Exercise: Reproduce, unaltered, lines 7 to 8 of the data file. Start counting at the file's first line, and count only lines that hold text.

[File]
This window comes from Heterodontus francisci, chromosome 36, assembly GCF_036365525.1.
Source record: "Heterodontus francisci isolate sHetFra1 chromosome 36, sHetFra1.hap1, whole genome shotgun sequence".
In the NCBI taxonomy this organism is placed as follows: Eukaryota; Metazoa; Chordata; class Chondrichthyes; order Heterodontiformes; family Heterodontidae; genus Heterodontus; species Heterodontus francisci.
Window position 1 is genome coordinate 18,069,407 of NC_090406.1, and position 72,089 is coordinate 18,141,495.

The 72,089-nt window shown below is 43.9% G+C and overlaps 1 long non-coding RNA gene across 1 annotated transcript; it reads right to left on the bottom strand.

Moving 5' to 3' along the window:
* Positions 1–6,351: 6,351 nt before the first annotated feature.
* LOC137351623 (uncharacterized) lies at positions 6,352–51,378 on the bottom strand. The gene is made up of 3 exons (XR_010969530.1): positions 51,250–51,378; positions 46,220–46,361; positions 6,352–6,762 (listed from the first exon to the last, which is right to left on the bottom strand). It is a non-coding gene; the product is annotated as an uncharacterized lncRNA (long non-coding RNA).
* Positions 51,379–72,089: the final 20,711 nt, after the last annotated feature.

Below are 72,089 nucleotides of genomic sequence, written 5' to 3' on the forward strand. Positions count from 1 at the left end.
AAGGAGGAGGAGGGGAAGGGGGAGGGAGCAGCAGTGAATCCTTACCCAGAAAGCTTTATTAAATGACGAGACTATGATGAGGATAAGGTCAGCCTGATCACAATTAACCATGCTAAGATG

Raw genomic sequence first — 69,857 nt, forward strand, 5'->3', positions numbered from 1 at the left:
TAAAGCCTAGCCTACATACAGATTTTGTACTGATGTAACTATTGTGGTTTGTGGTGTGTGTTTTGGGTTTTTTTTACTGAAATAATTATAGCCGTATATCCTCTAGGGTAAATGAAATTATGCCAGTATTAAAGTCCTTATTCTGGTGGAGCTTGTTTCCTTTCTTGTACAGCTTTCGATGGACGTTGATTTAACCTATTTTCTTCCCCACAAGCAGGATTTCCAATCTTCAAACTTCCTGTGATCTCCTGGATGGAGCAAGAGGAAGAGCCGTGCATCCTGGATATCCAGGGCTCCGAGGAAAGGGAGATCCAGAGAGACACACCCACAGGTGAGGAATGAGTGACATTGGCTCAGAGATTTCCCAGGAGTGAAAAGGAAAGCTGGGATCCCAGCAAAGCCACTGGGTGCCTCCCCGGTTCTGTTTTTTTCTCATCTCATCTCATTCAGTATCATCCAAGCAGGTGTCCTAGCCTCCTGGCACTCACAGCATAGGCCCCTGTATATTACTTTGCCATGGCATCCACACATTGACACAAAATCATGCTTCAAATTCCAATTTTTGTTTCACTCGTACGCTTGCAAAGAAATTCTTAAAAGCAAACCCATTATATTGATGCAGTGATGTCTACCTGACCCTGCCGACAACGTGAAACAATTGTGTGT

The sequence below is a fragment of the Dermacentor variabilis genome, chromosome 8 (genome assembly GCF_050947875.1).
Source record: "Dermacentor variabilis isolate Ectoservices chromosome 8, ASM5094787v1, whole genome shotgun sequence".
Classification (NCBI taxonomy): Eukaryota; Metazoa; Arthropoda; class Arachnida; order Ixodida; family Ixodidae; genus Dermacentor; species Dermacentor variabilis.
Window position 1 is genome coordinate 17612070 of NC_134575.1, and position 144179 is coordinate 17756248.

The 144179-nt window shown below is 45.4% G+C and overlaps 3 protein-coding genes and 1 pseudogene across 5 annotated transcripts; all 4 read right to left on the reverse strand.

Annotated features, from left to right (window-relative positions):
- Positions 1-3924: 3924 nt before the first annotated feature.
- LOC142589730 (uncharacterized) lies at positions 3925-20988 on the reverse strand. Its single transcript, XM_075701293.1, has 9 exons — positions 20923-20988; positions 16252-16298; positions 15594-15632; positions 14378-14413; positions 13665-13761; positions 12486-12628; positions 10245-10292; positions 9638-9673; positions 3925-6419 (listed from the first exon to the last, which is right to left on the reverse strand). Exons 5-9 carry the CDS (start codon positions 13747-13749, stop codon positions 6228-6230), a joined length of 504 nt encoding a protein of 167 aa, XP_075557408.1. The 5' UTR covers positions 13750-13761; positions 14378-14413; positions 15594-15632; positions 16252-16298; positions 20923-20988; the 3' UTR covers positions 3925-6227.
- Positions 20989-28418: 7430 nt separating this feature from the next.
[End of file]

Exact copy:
* Positions 1–6,351: 6,351 nt before the first annotated feature.
* LOC137351623 (uncharacterized) lies at positions 6,352–51,378 on the bottom strand. The gene is made up of 3 exons (XR_010969530.1): positions 51,250–51,378; positions 46,220–46,361; positions 6,352–6,762 (listed from the first exon to the last, which is right to left on the bottom strand). It is a non-coding gene; the product is annotated as an uncharacterized lncRNA (long non-coding RNA).